They’re baaaack. The Organization of Petroleum Exporting Countries (OPEC) is being chaired by Iran at the moment. And Iran thinks the run-up of the price of crude to over $90 a barrel is just dandy and requires no new OPEC meetings or adjustment of production quotas among members.
Meanwhile, the US is back to using 20 million barrels a day of petroleum, an increase of 4.4 percent over last year this time. The US, the superhog of gas hogs, uses nearly a fourth the world’s daily petroleum production despite having only a twentieth of the world’s population. Increased US demand, along with rapidly growing demand in Asia, helps account for the relatively high petroleum prices. Some analysts think you could see another big run-up in oil prices in 2011 reminiscent of 2008, with gasoline prices going to $4 a gallon by this summer and then ultimately going on up to $5 a gallon.
Depending on how high demand is in Asia, the higher prices could be offset a bit if Saudi Arabia decided to pump, say, an extra million barrels a day for a while. They are among the few producers with that sort of excess capacity. That development seems unlikely, however, until at least the summer. Iraq hopes to add production capacity, but it may be years before it is enough to affect prices in the face of spiking demand. (1.2 billion Indians are thinking seriously about driving automobiles instead of riding their bikes).
Since US sanctions on Iran exempt petroleum sales, Iran’s government is positioned to reap a windfall from the price run-up, perhaps offsetting some of the pain inflicted by restrictions on Iranian banks. President Mahmoud Ahmadinejad must enjoy sticking the West with this winter’s high prices, as a little revenge for the sanctions.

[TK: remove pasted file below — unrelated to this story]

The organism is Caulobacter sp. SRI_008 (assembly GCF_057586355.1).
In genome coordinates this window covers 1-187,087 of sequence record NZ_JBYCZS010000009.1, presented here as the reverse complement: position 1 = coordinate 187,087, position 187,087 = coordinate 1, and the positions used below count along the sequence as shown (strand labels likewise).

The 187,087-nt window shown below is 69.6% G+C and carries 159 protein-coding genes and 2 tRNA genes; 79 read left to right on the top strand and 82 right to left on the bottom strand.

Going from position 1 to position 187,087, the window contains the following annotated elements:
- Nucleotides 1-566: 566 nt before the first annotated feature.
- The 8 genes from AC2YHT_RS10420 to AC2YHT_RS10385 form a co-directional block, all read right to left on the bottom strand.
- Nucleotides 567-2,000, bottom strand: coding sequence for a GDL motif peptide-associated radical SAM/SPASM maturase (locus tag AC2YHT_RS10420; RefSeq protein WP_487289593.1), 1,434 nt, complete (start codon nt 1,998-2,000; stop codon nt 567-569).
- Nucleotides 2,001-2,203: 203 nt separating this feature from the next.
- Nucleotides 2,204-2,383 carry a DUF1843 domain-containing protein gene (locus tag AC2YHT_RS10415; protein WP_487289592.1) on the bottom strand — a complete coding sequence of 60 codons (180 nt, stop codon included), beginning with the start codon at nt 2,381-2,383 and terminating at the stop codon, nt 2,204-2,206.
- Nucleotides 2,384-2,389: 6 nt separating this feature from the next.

Another petty act of revenge has to do with his blockage of petroleum trucks from entering into Afghanistan. Afghanistan warns that a crisis is brewing as a result of the virtual blockade. Fuel trucks coming up through Karachi via Pakistan to Afghanistan have been targeted by the Taliban, so Iran was the other major import route. Iran seems to suspect that some of the petroleum imports into Afghanistan go to US military vehicles, and this is possibly Tehran’s way of repaying the US for its economic sanctions.
So, to sum up, Iran won’t let OPEC meet to revise production quotas upward. That refusal leads to high gasoline prices for the American consumer this winter and possibly longer. The extra billions in petroleum profits will lard the Iranian government’s coffers, insulating the regime from the worst effects of US and UN sanctions. And, Iran is in a position to bring the pain to Afghanistan, US troops, and NATO by blocking fuel exports across its borders.
Yeah, we’ve got them right where they want us.